Rays shut out Indians, advance to AL Division Series
CLEVELAND — The Tampa Bay Rays' road show rolls on. Next stop: Boston.
Alex Cobb dodged trouble for nearly seven inningsand the Rays pitched their way to another must-have win on the road, beating the Cleveland Indians, 4-0, on Wednesday night in the American League wild-card game.
Cobb, who missed a chunk of the regular season after he was hit in the head by a line drive, quieted a thundering Cleveland crowd and ended the Indians' unexpected season.
Delmon Young homered in the third inning off rookie Danny Salazar as the Rays, playing in their third city over four days, advanced to face the AL East champion Red Sox in the division series starting Friday.
Cobb's comeback in August from his frightening injury helped stabilize the Rays, who have spent the past two weeks winning crucial games to make the postseason for the fourth time in six years.
Cobb pitched out of massive jams in the fourth and fifth, and allowed two runners to reach in the seventh before turning it over to Tampa Bay's dependable bullpen.
Joel Peralta struck out Nick Swisher on three pitches, ending Cleveland's last real chance.
Fernando Rodney worked a perfect ninth, striking out Lonnie Chisenhall to end it.
Rodney dropped to one knee and pointed skyward and soon was mobbed by all the Rays, who may be a little homesick but are Boston-bound.
Unfazed by a raucous, red-clad, towel-waving crowd of 43,579 that roared like a jet engine inside Progressive Field, the Rays handled the Indians and will face their division nemesis, the Red Sox, who went 12-7 against Tampa Bay this season.
After he was pulled in the seventh, Cobb walked to the dugout where he was first greeted with a high-five from Price.
Show commenting policy
TribLive commenting policy
You are solely responsible for your comments and by using TribLive.com you agree to our Terms of Service.
We moderate comments. Our goal is to provide substantive commentary for a general readership. By screening submissions, we provide a space where readers can share intelligent and informed commentary that enhances the quality of our news and information.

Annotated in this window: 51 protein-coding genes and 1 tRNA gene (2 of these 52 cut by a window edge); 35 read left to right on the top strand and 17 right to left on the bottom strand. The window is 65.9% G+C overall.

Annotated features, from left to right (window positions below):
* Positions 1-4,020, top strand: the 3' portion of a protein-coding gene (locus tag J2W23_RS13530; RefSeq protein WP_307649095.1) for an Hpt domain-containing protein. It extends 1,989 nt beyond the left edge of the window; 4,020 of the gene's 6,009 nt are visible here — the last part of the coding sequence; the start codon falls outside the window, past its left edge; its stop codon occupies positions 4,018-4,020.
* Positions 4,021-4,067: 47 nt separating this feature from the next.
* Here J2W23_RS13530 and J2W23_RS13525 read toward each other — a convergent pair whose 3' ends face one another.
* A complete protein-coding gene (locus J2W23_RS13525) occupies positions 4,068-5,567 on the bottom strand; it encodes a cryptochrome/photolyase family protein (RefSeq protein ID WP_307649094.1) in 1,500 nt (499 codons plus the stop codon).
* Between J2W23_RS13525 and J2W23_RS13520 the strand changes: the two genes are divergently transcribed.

While most comments will be posted if they are on-topic and not abusive, moderating decisions are subjective. We will make them as carefully and consistently as we can. Because of the volume of reader comments, we cannot review individual moderation decisions with readers.
We value thoughtful comments representing a range of views that make their point quickly and politely. We make an effort to protect discussions from repeated comments either by the same reader or different readers.
We follow the same standards for taste as the daily newspaper. A few things we won't tolerate: personal attacks, obscenity, vulgarity, profanity (including expletives and letters followed by dashes), commercial promotion, impersonations, incoherence, proselytizing and SHOUTING. Don't include URLs to Web sites.
We do not edit comments. They are either approved or deleted. We reserve the right to edit a comment that is quoted or excerpted in an article. In this case, we may fix spelling and punctuation.
We welcome strong opinions and criticism of our work, but we don't want comments to become bogged down with discussions of our policies and we will moderate accordingly.
We appreciate it when readers and people quoted in articles or blog posts point out errors of fact or emphasis and will investigate all assertions. But these suggestions should be sent via e-mail. To avoid distracting other readers, we won't publish comments that suggest a correction. Instead, corrections will be made in a blog post or in an article.
- MLB notebook: Tigers’ Verlander skirts issue of nude photos
- MLB notebook: Astros fire manager amid dismal season